I was for a time the Shadow Secretary for Trade and Industry in the British Shadow Cabinet and, in that capacity, I frequently met business leaders. I was often surprised at how little they knew about the world beyond their businesses.

Some were so lacking in confidence on this score that they made some young friends of mine very rich by paying them large sums of money to be introduced to supposedly important people who would have been happy to meet them anyway.

All this is of course in marked contrast to today's conventional wisdom that businessmen (and it usually is men) are the only people who are competent to decide almost anything.

It is assumed not only that they know about business but that their business skills are essential for the resolution of otherwise difficult issues in every sphere of activity. It is not that they are assumed to know everything - far from it. It is just that they are believed to know all - little though it is - that is necessary.

I was reminded of this by last week's report that ambassadorial posts are to be advertised with a view to opening them up to a kind of competitive process.

It is apparently no longer enough to graduate with a good degree and to be accepted against strong competition into the diplomatic service, to have gained years of experience and to have developed special knowledge and skills in foreign languages and international politics, and to have spent a good part of one's life serving one's country in sometimes difficult and even dangerous posts overseas.

These qualities are not what we are now looking for. Anyone, it seems, can be a diplomat. Careful analysis, subtle judgment, accurate reporting, the ability to gain the confidence of people of different cultures and politics, are all beside the point. What is needed instead, apparently, is the ability to focus on the bottom line, to secure a proper return on capital, to cut costs and generally to bring the sharp lash of business realism to bear.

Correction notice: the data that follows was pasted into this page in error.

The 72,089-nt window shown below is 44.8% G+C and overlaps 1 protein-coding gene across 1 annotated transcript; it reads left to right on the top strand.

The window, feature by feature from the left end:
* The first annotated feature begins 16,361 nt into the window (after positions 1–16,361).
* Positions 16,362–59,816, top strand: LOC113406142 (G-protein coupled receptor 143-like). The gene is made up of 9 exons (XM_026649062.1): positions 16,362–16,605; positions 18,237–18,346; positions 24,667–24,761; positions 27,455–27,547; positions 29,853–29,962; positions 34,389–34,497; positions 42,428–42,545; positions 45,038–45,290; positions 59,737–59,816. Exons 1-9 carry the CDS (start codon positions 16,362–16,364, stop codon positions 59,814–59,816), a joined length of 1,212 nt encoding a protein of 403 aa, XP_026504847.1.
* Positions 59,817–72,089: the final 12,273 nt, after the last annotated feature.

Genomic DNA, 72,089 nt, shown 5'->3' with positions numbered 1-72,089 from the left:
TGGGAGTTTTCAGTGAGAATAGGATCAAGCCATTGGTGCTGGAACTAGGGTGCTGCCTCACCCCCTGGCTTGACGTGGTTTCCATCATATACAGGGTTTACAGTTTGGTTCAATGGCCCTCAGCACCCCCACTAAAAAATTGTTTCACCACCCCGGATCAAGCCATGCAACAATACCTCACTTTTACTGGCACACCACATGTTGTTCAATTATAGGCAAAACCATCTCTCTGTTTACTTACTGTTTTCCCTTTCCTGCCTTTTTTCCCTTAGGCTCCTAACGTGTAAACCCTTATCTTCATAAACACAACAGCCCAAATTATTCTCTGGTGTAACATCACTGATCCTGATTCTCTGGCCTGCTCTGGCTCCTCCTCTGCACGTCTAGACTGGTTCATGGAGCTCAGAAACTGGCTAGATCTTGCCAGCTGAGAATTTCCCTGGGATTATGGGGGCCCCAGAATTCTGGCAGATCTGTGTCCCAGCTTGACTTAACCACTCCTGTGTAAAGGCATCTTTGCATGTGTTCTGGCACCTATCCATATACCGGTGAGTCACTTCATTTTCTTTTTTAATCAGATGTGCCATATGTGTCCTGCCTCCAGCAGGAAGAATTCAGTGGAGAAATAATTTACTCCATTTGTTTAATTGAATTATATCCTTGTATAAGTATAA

I am a former diplomat myself and it may be thought that I am reading too much into this. But I can think of better ways of maintaining professional standards and morale if we want an effective diplomatic service.

The Americans have for many years of course treated an ambassadorial post as a quid pro quo for financial contributions to political campaigns - and much good it has done them.

But it is not just the diplomatic service that is in the firing line. It is only the latest bastion to fall to the cult of the omniscient businessman.

From public service broadcasting to running prisons, from providing health care to protecting the environment, there is virtually no aspect of our national life that would not benefit, it seems, from being run as though it were a business. We scarcely have a public service any longer, so numerous are the highly paid consultants who now compete for the work.

Everything must be justified on purely business grounds. We are no longer citizens, but (if we're lucky) shareholders - no longer people, but units of production.

Workers in any case do not count. The business people we are invited to lionise do not include those who merely work for a living, since it is making money, not earning a living, that is held up as the pinnacle of achievement.

Who cares whether there is any understanding of the complexities of conducting foreign relations, or of providing justice to the victims of the Pike River disaster.

Or of the value of a national broadcaster in underpinning and helping to shape our own national identity? Who bothers with social, cultural and environmental goals, when everything revolves around the short-term return on financial investment? The only people who need to be satisfied are the accountants - the only measure that matters is the bottom line. Nothing else is of value.

We see the syndrome at its most virulent in the constant assertion that our economy must be run as though the country is a business. It follows that businessmen alone are equipped to make the important decisions.

Nothing could be further from the truth. In hard times, a business will survive by cutting costs, laying off workers, suspending investment plans, delaying paying bills - the whole gamut of self-preservation measures.

These are all sensible measures for a single business to take in its own interests. An economy that responds in this way, however, will drive itself into recession.

Yet, so entrenched is the conviction that businessmen know best, that we continue to listen to individual business leaders who solemnly assure us that, in a recession, retrenchment is what the economy as a whole must pursue.

No one can doubt that enterprising and successful business people are critical to our national future. Let us ensure that they are encouraged and helped to concentrate on what they are good at (and that they get better at it).

But let us also recognise that there are many other facets of a healthy and happy society that do not lend themselves easily to the nostrums provided by the business manuals.

* Bryan Gould is a former vice-chancellor of Waikato University.